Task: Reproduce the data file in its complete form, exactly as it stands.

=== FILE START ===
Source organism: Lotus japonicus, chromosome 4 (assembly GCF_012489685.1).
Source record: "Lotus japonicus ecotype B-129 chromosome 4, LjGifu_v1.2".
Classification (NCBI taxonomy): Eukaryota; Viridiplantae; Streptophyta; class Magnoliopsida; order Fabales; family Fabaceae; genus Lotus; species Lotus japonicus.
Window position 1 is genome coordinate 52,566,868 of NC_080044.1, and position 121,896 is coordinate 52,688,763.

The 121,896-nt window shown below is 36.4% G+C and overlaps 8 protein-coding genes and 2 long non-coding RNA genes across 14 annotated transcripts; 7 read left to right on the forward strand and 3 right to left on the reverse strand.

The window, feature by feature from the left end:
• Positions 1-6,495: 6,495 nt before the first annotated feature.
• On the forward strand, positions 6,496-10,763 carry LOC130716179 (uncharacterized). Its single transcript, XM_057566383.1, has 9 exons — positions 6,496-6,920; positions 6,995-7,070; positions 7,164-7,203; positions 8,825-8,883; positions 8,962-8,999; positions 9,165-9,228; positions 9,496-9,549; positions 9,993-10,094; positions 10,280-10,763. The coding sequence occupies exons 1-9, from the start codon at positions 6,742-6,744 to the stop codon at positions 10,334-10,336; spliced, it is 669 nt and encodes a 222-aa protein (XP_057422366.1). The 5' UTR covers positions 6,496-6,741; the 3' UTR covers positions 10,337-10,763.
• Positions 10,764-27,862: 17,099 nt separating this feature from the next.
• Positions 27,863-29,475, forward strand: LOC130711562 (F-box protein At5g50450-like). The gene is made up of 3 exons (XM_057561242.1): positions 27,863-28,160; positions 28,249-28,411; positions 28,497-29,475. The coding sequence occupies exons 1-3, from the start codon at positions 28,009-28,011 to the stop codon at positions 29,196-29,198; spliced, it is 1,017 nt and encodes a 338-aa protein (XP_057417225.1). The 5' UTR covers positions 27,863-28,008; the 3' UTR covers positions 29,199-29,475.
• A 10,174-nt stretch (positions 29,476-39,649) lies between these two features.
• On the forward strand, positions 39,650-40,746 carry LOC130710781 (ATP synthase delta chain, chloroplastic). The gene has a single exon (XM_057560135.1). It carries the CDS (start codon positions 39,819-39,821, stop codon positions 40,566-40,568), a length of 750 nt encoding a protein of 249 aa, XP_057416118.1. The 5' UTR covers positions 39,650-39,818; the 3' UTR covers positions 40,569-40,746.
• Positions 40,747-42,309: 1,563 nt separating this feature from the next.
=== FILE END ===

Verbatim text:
Source organism: Lotus japonicus, chromosome 4 (assembly GCF_012489685.1).
Source record: "Lotus japonicus ecotype B-129 chromosome 4, LjGifu_v1.2".
Classification (NCBI taxonomy): Eukaryota; Viridiplantae; Streptophyta; class Magnoliopsida; order Fabales; family Fabaceae; genus Lotus; species Lotus japonicus.
Window position 1 is genome coordinate 52,566,868 of NC_080044.1, and position 121,896 is coordinate 52,688,763.

The 121,896-nt window shown below is 36.4% G+C and overlaps 8 protein-coding genes and 2 long non-coding RNA genes across 14 annotated transcripts; 7 read left to right on the forward strand and 3 right to left on the reverse strand.

The window, feature by feature from the left end:
• Positions 1-6,495: 6,495 nt before the first annotated feature.
• On the forward strand, positions 6,496-10,763 carry LOC130716179 (uncharacterized). Its single transcript, XM_057566383.1, has 9 exons — positions 6,496-6,920; positions 6,995-7,070; positions 7,164-7,203; positions 8,825-8,883; positions 8,962-8,999; positions 9,165-9,228; positions 9,496-9,549; positions 9,993-10,094; positions 10,280-10,763. The coding sequence occupies exons 1-9, from the start codon at positions 6,742-6,744 to the stop codon at positions 10,334-10,336; spliced, it is 669 nt and encodes a 222-aa protein (XP_057422366.1). The 5' UTR covers positions 6,496-6,741; the 3' UTR covers positions 10,337-10,763.
• Positions 10,764-27,862: 17,099 nt separating this feature from the next.
• Positions 27,863-29,475, forward strand: LOC130711562 (F-box protein At5g50450-like). The gene is made up of 3 exons (XM_057561242.1): positions 27,863-28,160; positions 28,249-28,411; positions 28,497-29,475. The coding sequence occupies exons 1-3, from the start codon at positions 28,009-28,011 to the stop codon at positions 29,196-29,198; spliced, it is 1,017 nt and encodes a 338-aa protein (XP_057417225.1). The 5' UTR covers positions 27,863-28,008; the 3' UTR covers positions 29,199-29,475.
• A 10,174-nt stretch (positions 29,476-39,649) lies between these two features.
• On the forward strand, positions 39,650-40,746 carry LOC130710781 (ATP synthase delta chain, chloroplastic). The gene has a single exon (XM_057560135.1). It carries the CDS (start codon positions 39,819-39,821, stop codon positions 40,566-40,568), a length of 750 nt encoding a protein of 249 aa, XP_057416118.1. The 5' UTR covers positions 39,650-39,818; the 3' UTR covers positions 40,569-40,746.
• Positions 40,747-42,309: 1,563 nt separating this feature from the next.